Budapest Map - Budapest visitor guide showing a virtual tour of 'Budapest Map' linked to an interactive map with local and travel information. 360° panoramas from Central Hungary.
The Budapest Map - over 100 high quality 360° panoramas of the sights and attraction in Budapest linked to an interactive map. Zoom in the Google map, change to satellite images of Budapest, explore this famous city on this interactive virtual tour of Budapest. Each panoramic photograph is accompanied with a local description and there may be other reviews and comments.
A full list of the panoramic photographs featured is found in the Budapest Index.
Budapest - Introduction
Budapest, the capital city of Hungary, is popular with tourists from all over the world, and not without reason. It is situated on the River Danube, which runs through the center of the city. Budapest is actually split into two parts of Buda on one side with steep hills and fortresses built on it, and Pest on the other, whose landscape inclines from the river much more gently. A great way to visit Budapest is to stay in a Budapest Apartment, often cheaper than a hotel.
The history of Budapest covers thousands of years, with the recorded history starting with the Romans in 89AD who built a settlement in Óbuda, an earlier Celtic settlement. Pest was established on the other side of the Danube as a small sentry point and slowly grew into a town. Buda contains the royal castle built in 1247 and in 1361 became the capital of Hungary. The growth rate of Pest far outstripped the other two areas as the land around it was flatter and more accessible. The three towns amalgamated in 1873 to form the one untied city of Budapest.
Modern Budapest, having recovered from the ravages of WWII (whose history is documented in the Citadel Bunker Wax Museum), has become a bustling modern city which still retains the old charm typical of Eastern Europe, and is a very popular tourist destination. People come here for various reasons, to see the museums, the old architecture and churches or to visit the thermal springs.
Budapest - Castle District Most people will visit the Castle District in Buda at some point of their stay in Budapest. There are a number of ways to get there, but among the most popular is to take the Funicular from Clark Adam Ter. This arrives next to Buda Castle which houses the Budapest History Museum , Hungarian National Gallery and National Széchényi Library. Buda Castle is also known as the Buda Royal Palace and the Buda Royal Castle and from here there are great panoramic views over Budapest .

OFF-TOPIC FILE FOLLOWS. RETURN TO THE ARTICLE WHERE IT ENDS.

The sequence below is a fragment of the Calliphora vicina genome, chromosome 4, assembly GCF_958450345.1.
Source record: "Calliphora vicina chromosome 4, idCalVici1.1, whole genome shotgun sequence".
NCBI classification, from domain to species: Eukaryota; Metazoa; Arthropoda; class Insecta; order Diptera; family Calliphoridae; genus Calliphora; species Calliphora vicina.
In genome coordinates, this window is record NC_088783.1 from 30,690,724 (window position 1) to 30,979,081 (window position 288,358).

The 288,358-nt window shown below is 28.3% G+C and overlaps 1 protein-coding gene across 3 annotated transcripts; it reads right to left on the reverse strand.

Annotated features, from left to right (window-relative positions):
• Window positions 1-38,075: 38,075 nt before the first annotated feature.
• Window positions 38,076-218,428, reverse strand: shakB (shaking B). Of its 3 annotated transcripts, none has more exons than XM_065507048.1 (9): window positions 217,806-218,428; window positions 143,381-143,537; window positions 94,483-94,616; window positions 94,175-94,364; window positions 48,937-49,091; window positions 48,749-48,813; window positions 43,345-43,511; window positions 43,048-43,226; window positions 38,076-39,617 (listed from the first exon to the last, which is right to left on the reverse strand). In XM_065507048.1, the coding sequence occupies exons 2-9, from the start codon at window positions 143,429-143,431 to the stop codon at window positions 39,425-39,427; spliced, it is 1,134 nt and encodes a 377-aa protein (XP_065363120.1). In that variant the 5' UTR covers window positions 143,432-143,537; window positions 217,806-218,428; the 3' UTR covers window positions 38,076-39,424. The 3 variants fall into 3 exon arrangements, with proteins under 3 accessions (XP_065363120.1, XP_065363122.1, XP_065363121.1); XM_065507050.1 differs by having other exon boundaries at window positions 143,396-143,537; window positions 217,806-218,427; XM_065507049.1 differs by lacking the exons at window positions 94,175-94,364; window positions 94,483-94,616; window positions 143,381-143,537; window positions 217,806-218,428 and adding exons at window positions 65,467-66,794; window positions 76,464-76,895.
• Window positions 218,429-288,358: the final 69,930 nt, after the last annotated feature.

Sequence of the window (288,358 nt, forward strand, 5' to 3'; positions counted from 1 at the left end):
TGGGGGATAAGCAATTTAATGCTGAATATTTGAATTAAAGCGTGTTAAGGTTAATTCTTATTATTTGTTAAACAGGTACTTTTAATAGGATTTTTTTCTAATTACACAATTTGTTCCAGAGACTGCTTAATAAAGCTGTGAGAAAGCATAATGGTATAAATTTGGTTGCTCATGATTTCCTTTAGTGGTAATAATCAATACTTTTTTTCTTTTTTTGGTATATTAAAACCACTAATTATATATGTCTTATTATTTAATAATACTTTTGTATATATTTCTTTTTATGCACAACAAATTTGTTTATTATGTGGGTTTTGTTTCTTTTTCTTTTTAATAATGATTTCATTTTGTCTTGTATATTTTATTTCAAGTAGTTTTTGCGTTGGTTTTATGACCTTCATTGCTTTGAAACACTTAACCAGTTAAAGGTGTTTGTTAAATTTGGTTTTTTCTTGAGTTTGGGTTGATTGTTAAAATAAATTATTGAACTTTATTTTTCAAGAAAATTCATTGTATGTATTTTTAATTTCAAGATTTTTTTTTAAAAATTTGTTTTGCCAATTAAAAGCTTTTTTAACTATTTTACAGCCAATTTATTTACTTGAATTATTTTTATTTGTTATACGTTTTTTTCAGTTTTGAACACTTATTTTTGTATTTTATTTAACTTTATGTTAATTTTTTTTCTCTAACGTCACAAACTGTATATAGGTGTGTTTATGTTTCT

The other main entrance to Castle Mount is up the steep steps which lead to Fisherman's Bastion (Halászbástya) to visit Matthias Church (Mátyás Templom). There are a number of panoramas taken from within this spectacular church, one of the most popular attractions in Budapest. The Fisherman's Bastion is another great place for views over Budapest.
To the north end of the Castle District is Vienna Gate, when enters Vienna Gate Square (Bécsi Kapu tér). Walking around this part of the Castle District you can see Mary Magdelene Tower, all that remains of a 13C Gothic church after the ravages of WWII.
Budapest - Heroes' Square and around The most dramatic square in Budapest and a popular tourist attraction. Heroes' Square (Hősök tere) contains a 36m column and surrounded by two curved colonnades. On ether side of Heroes' Square are the Palace of Art (Műcsarnok) and the Museum of Fine Art . Behind the square lies the City Park (Városliget) where you will find Vajdahunyad Castle (Vajdahunyad vára) and the world famous Széchenyi Bath .
Other Budapest Attractions The Saint Stephen's Basilica (Szt. Istavan Basilica) with a sumptuously decorated interior is well worth a visit. Other interesting churches include the Hungarian Orthodox Church (Magyar ortodox templom) with a unique iconoclast which covers the entire rear wall, the Church of St. Anne which is said to be the best Baroque church in Budapest, and the Cave Church built under Gellert Hill (on top of which is the Liberty Statue ).
Budapest - Thermal Baths Budapest is known as the City of Spas, and not without reason. There are many natural thermal springs scattered underneath Budapest which are used to supply the baths with water that 'possesses various medicinal properties'. Some of these baths are very old, with Turkish baths dating back to the sixteenth century. Below is a list of some of the more popular baths.
Széchenyi Bath (XIV. Állatkerti út 11): The Szechenyi Baths are one of the biggest bathing complexes anywhere in Europe. The springs here are the hottest and deepest of any in Budapest, discovered in 1879. The neo-baroque building was built in 1913 and an adjacent swimming pool opened in 1927. This open air pool is even used in winter.
Gellért Bath (XI. Kelenhegyi út 4-6): A top favourite with visitors dating form 13C, with an original interior. The Gellert Baths are behind the Gellert Hotel
- Király Bath (II. Fő u. 82-84): Built by Arslan, Pasha of Buda in 1565. It is one of the finest examples of the Turkish period displaying the splendour of the Ottoman Empire.
- Lukács Bath (II. Frankel Leó u. 25-29): Established in the 16C, the current complex dates from the 19C. It contains the Császár (Emperor) Bath from the 16C as well as a very popular swimming pool.
- The Rudas Bath has been newly refurbished and reopened in December 2005.